As you *might* have seen on our Twitter feed, Science Grrl is super excited to be heading back to bluedot in 2019 to celebrate fifty years since the moon landings! We’ve teamed up with Women of Science again this year to bring you the very best stories, games, crafts and, of course, the infamous treasure hunt where you’ll be able to explore so many women of science all around the festival site! You’ll be able to find us under the mesmerising Lovell Telescope in the Star Field, celebrating and inspiring wonderful women in STEM from Friday through to Sunday.
With a strong “moon landings theme” for bluedot this year, we’ve made sure to plan many spacey activities for all ages in our very own science chill-out tent. From playing Terraforming Mars and Astronaut games, to space-themed toys and crafts and bedtime stories for the little ones.
We will even have some exclusive women in space temporary tattoos, featuring some of our favourite idols: Helen Sharman, Mae Jemison and Valentina Tereshkova. These are bound to go down an absolute treat so make sure to stop by the stand early in the weekend to grab yourself one!
So, who are the women of space stars on our temporary tattoos?
A Russian engineer and astronaut, Valentina Tereschkova, was the first and youngest woman to have flown in space on a solo mission, aged just 26. Travelling on board the Vostok 6 as part of the Soviet Space Program in 1963, she spent nearly three days in space, orbiting the Earth 48 times. The photos Tereshkova took during her mission were used to identify layers of the atmosphere, and her spaceflight laid the foundations for studying the medical effects of space travel on women.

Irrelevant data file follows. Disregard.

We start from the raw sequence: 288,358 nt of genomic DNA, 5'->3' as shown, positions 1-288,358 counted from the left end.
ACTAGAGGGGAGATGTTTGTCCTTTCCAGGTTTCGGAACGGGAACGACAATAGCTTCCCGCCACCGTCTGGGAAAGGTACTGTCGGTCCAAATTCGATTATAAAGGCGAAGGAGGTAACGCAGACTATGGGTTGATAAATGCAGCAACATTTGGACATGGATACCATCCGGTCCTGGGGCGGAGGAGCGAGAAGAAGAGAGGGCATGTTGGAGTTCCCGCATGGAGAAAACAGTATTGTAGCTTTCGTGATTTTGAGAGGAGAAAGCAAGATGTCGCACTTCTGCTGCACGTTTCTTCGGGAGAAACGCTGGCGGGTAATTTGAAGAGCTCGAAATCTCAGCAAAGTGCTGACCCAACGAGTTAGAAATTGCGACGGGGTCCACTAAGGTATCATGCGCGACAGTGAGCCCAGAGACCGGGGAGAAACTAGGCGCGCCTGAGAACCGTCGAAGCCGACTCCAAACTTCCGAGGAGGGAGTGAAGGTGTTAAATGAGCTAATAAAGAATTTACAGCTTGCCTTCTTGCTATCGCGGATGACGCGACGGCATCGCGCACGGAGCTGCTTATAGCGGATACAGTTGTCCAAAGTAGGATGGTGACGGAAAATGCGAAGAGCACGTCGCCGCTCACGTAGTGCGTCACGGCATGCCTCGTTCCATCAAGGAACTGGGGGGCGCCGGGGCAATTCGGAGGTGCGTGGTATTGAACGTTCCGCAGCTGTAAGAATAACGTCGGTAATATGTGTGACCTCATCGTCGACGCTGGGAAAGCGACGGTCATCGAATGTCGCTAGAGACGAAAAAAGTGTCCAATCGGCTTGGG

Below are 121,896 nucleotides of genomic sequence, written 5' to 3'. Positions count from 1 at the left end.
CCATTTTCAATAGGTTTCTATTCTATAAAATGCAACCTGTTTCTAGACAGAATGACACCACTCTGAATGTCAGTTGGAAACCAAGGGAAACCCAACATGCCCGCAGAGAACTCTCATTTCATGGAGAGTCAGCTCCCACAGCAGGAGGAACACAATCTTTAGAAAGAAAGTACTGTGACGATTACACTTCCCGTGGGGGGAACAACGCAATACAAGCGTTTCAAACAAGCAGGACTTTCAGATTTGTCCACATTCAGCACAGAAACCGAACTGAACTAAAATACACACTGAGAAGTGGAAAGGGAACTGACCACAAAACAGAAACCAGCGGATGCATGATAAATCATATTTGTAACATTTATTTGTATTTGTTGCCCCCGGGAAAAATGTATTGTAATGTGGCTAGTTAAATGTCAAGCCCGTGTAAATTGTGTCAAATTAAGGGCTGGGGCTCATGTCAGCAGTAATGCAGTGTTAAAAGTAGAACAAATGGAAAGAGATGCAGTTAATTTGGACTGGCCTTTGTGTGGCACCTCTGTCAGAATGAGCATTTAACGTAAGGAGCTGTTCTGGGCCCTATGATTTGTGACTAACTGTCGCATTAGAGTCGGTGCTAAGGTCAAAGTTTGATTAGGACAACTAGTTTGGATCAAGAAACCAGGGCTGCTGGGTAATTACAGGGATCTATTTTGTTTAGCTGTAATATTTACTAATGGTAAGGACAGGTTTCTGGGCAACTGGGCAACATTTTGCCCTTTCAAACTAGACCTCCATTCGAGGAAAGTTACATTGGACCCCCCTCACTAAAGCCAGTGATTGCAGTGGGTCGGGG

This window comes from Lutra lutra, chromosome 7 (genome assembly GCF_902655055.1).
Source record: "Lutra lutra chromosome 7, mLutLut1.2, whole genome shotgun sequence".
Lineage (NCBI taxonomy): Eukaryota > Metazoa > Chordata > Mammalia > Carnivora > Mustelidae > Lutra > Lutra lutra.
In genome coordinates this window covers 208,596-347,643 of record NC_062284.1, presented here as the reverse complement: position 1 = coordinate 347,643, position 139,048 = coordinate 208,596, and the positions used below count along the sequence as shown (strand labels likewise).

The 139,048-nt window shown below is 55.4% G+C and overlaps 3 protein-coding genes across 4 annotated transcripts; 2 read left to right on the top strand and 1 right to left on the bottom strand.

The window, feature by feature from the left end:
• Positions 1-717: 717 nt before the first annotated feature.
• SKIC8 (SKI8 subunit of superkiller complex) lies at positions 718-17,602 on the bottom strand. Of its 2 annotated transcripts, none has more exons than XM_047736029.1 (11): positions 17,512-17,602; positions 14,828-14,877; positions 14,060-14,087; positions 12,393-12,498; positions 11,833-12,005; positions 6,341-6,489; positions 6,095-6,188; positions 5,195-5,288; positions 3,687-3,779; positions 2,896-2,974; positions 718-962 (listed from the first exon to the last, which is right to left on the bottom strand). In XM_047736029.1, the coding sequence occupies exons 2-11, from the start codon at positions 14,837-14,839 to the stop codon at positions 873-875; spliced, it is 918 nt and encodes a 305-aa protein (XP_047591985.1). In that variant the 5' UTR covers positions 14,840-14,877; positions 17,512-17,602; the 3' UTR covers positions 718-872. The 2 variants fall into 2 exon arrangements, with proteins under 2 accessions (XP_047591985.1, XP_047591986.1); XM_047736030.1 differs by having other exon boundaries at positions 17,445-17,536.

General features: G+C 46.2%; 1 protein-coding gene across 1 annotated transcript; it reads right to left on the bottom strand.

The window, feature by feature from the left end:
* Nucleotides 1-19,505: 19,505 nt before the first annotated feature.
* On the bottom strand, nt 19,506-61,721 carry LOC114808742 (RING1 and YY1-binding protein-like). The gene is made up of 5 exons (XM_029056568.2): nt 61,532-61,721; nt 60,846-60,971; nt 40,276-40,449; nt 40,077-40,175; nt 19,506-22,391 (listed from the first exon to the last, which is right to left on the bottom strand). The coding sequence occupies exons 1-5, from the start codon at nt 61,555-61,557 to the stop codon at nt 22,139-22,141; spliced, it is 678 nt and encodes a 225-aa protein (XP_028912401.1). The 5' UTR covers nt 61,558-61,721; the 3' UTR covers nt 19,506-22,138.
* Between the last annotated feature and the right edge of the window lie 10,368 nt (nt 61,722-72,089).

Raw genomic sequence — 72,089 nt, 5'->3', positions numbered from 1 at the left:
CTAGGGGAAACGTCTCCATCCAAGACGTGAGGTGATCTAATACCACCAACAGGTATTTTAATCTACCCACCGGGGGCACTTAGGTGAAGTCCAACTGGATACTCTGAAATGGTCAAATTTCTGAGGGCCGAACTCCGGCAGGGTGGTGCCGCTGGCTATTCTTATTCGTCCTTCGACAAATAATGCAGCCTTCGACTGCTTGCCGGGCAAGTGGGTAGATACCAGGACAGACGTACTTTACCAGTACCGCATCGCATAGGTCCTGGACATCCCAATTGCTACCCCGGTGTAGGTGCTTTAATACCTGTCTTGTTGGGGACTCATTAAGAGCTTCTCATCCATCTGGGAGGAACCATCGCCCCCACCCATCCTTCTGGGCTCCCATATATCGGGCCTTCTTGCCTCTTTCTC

Mae Jemison trained to be a dancer up until the age of 18, at which point, she debated whether to pursue a career in dance, or to instead train as a medical doctor. Her mind was made up after some advice from her mother, stating that it was easier to become a dancer if you’re already a scientist, than trying to become a scientist when you’ve trained in dance. After working as a doctor for the United States Government, Mae took up engineering training, during which she applied for NASA’s astronaut program. After a successful selection process, she travelled aboard the Space Shuttle Endeavour, making her the first black woman to travel in space. She has since founded her own technology research company and a non-profit educational foundation.
A chemist by training, Helen Sharman became the first British astronaut in 1991 after hearing a radio advertisement calling for applications to be the first Brit in space. Travelling on the Soyuz TM-12 mission to the Mir space station, Dr Sharman made agricultural and medical observations, including monitoring growth of protein crystals and seeds. Following her mission, Helen became a keen science communicator, writing books and presenting TV and radio programmes, and went back to her chemistry roots working for the National Physical Laboratory and Imperial College London.
Find out more about these women of space and more by visiting us in the North Star Field at bluedot 2019 from July 19-21.
Guest post by Tori Blakeman – Impact and Engagement Officer at the Science and Technology Facilities Council, and volunteer for Science Grrl. Follow her on Twitter and Instagram @toriexplores.